Forming a Caregiving Team
“Caregiving is a family affair,” says Henry. That’s even more reason to gather your brothers, sisters, children, and uncles and aunts together to address an ailing loved ones needs. “Have a meeting and discuss the problem, without the parent present,” says Henry.
Important items to address include financial issues and who will act as the elder’s durable power of attorney for health care (someone who is in charge of making medical decisions for a loved one when he or she is incapacitated). “One of the most important things is to decide who will make the critical decisions,” says Henry. Though she recommends a family approach to aging parent care, she recommends that one capable person be appointed as the elder’s primary advocate. This person, whether a son or daughter or adult grandchild, should be in charge of financial decisions and act as the elder’s durable power of attorney for health care.
When it comes to approaching a parent about making a move, Jacobs says it’s vital that all siblings and family members are on the same page. “It’s crucial that all the adult siblings are giving their parent the same general message,” he says. “It often only takes one disgruntled child who urges the parent to stay in his home to make placement nearly impossible.”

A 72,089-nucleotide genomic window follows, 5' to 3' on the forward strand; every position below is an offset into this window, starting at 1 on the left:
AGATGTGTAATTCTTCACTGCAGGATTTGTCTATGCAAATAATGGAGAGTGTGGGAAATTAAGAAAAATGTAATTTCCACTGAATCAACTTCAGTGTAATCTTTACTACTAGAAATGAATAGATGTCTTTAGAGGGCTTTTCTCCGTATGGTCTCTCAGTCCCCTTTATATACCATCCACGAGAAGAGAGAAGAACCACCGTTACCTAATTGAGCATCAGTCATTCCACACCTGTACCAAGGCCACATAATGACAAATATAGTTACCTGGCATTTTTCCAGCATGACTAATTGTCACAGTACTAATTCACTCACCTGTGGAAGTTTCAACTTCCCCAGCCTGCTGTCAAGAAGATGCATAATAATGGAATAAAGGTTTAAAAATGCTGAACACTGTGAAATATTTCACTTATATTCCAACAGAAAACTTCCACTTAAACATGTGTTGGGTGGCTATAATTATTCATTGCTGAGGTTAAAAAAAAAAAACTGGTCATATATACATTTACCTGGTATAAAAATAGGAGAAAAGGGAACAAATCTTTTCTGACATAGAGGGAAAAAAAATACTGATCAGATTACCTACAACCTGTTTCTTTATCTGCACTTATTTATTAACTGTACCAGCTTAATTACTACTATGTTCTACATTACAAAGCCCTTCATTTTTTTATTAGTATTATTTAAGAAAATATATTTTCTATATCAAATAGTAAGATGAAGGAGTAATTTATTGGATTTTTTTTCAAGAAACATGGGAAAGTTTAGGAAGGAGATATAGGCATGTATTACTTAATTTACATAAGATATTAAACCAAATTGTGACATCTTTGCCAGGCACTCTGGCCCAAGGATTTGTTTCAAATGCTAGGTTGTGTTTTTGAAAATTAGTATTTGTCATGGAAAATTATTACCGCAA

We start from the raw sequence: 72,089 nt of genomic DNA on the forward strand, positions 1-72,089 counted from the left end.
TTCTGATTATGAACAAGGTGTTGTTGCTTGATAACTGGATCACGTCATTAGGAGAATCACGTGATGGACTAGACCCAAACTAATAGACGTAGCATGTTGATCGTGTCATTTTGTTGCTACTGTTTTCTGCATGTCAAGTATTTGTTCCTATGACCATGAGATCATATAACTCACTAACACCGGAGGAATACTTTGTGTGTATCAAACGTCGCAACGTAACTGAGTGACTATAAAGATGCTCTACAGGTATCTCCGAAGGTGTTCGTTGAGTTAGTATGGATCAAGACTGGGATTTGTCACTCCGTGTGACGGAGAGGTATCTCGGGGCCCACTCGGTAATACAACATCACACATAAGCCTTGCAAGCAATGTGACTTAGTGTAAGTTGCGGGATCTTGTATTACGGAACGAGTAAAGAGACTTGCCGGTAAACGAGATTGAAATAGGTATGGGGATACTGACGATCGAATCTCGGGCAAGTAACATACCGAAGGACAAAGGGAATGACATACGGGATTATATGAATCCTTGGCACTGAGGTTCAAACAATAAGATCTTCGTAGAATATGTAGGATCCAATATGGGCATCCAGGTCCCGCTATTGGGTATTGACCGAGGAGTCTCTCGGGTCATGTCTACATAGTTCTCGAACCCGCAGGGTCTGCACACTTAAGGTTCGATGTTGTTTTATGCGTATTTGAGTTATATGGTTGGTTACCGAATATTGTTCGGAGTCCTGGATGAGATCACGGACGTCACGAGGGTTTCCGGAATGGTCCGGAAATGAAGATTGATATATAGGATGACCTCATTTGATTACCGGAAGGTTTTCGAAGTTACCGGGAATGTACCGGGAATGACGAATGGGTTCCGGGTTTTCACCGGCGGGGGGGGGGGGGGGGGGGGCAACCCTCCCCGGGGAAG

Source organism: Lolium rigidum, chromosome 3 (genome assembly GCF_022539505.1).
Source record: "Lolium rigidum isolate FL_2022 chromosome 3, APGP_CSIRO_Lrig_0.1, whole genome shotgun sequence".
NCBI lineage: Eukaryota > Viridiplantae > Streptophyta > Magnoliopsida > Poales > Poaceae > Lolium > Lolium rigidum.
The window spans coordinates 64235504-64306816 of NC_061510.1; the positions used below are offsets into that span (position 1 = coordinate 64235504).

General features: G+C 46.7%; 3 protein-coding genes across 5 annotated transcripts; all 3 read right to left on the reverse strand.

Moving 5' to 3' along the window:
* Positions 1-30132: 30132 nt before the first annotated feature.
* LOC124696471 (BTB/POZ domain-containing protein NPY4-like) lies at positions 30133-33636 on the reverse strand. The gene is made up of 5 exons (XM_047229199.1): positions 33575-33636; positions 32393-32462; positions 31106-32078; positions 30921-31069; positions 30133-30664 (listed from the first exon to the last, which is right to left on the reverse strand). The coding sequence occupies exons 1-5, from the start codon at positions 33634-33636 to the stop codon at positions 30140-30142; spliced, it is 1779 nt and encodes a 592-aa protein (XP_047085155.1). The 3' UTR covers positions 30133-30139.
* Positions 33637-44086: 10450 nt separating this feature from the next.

“When families get together, there can sometimes be personal “luggage” brought to the table,” Henry cautions. She says it’s best to avoid unnecessary confrontation or sensitive family subjects, for the good of the parent. “These can be emotionally charged issues,” she says. “But remember, it’s not about your issue, it’s about what’s best for your parent.”
No matter how smoothly the process goes, children often retain guilt about moving elderly parents to a long-term care facility. Jacobs cautions against that. “What I point out to adult children is that, regardless of whether they promised to never put a parent in a nursing home, the decision about placement must be based on what’s best for the parent at a given time,” he says.
“Often, putting a parent in a nursing home is the most loving act that a child can do because it improves the quality of the parent’s life from medical and social perspectives,” Jacobs continues. “Nursing homes vary in quality but are not snake pits. Parents often thrive in them, to their great surprise.”
While Heimberg admits she had moments when she questioned her decision, she eventually felt peace about her mother’s move, knowing it was the right decision. After two and a half years in the facility, her mother passed away at the age of 91. She credits the residence for making her mother’s final years the best they could be. “I felt like it extended her life,” she remembers. “She was cared for and watched over. Finding the right facility is so important, and we were lucky.”